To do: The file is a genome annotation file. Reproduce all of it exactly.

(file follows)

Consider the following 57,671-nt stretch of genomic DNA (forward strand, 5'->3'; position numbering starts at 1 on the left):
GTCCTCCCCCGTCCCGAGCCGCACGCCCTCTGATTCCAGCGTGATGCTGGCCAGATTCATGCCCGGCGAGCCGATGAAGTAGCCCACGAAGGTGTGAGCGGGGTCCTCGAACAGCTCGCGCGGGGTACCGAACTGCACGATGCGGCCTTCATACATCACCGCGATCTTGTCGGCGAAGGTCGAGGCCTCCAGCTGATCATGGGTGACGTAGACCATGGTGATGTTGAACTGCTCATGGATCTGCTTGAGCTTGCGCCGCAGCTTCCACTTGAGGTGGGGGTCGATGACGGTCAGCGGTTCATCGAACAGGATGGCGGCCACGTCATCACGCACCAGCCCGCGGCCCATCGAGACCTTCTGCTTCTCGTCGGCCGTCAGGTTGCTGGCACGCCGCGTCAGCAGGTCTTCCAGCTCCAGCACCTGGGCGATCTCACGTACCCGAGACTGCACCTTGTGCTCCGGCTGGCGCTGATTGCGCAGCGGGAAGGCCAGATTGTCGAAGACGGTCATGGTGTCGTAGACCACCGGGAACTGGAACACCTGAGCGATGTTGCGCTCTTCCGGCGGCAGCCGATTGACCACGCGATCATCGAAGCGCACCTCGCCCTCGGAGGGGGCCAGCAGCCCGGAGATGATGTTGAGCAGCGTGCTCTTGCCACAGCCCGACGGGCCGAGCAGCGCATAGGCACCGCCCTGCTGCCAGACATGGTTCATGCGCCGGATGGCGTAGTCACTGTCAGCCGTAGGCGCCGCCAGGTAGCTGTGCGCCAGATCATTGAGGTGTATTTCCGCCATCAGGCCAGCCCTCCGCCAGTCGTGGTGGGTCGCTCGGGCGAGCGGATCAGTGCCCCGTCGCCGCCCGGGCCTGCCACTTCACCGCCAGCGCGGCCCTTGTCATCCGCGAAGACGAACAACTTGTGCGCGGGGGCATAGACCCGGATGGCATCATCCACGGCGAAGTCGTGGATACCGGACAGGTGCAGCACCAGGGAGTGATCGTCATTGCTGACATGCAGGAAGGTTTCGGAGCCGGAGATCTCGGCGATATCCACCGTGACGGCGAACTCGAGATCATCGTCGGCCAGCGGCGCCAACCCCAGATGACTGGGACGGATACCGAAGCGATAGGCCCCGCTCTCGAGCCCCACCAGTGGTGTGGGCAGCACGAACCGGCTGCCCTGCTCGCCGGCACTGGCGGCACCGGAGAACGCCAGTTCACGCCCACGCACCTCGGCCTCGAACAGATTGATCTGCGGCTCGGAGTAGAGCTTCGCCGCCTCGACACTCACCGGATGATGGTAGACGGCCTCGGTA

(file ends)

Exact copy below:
Consider the following 57,671-nt stretch of genomic DNA (forward strand, 5'->3'; position numbering starts at 1 on the left):
GTCCTCCCCCGTCCCGAGCCGCACGCCCTCTGATTCCAGCGTGATGCTGGCCAGATTCATGCCCGGCGAGCCGATGAAGTAGCCCACGAAGGTGTGAGCGGGGTCCTCGAACAGCTCGCGCGGGGTACCGAACTGCACGATGCGGCCTTCATACATCACCGCGATCTTGTCGGCGAAGGTCGAGGCCTCCAGCTGATCATGGGTGACGTAGACCATGGTGATGTTGAACTGCTCATGGATCTGCTTGAGCTTGCGCCGCAGCTTCCACTTGAGGTGGGGGTCGATGACGGTCAGCGGTTCATCGAACAGGATGGCGGCCACGTCATCACGCACCAGCCCGCGGCCCATCGAGACCTTCTGCTTCTCGTCGGCCGTCAGGTTGCTGGCACGCCGCGTCAGCAGGTCTTCCAGCTCCAGCACCTGGGCGATCTCACGTACCCGAGACTGCACCTTGTGCTCCGGCTGGCGCTGATTGCGCAGCGGGAAGGCCAGATTGTCGAAGACGGTCATGGTGTCGTAGACCACCGGGAACTGGAACACCTGAGCGATGTTGCGCTCTTCCGGCGGCAGCCGATTGACCACGCGATCATCGAAGCGCACCTCGCCCTCGGAGGGGGCCAGCAGCCCGGAGATGATGTTGAGCAGCGTGCTCTTGCCACAGCCCGACGGGCCGAGCAGCGCATAGGCACCGCCCTGCTGCCAGACATGGTTCATGCGCCGGATGGCGTAGTCACTGTCAGCCGTAGGCGCCGCCAGGTAGCTGTGCGCCAGATCATTGAGGTGTATTTCCGCCATCAGGCCAGCCCTCCGCCAGTCGTGGTGGGTCGCTCGGGCGAGCGGATCAGTGCCCCGTCGCCGCCCGGGCCTGCCACTTCACCGCCAGCGCGGCCCTTGTCATCCGCGAAGACGAACAACTTGTGCGCGGGGGCATAGACCCGGATGGCATCATCCACGGCGAAGTCGTGGATACCGGACAGGTGCAGCACCAGGGAGTGATCGTCATTGCTGACATGCAGGAAGGTTTCGGAGCCGGAGATCTCGGCGATATCCACCGTGACGGCGAACTCGAGATCATCGTCGGCCAGCGGCGCCAACCCCAGATGACTGGGACGGATACCGAAGCGATAGGCCCCGCTCTCGAGCCCCACCAGTGGTGTGGGCAGCACGAACCGGCTGCCCTGCTCGCCGGCACTGGCGGCACCGGAGAACGCCAGTTCACGCCCACGCACCTCGGCCTCGAACAGATTGATCTGCGGCTCGGAGTAGAGCTTCGCCGCCTCGACACTCACCGGATGATGGTAGACGGCCTCGGTA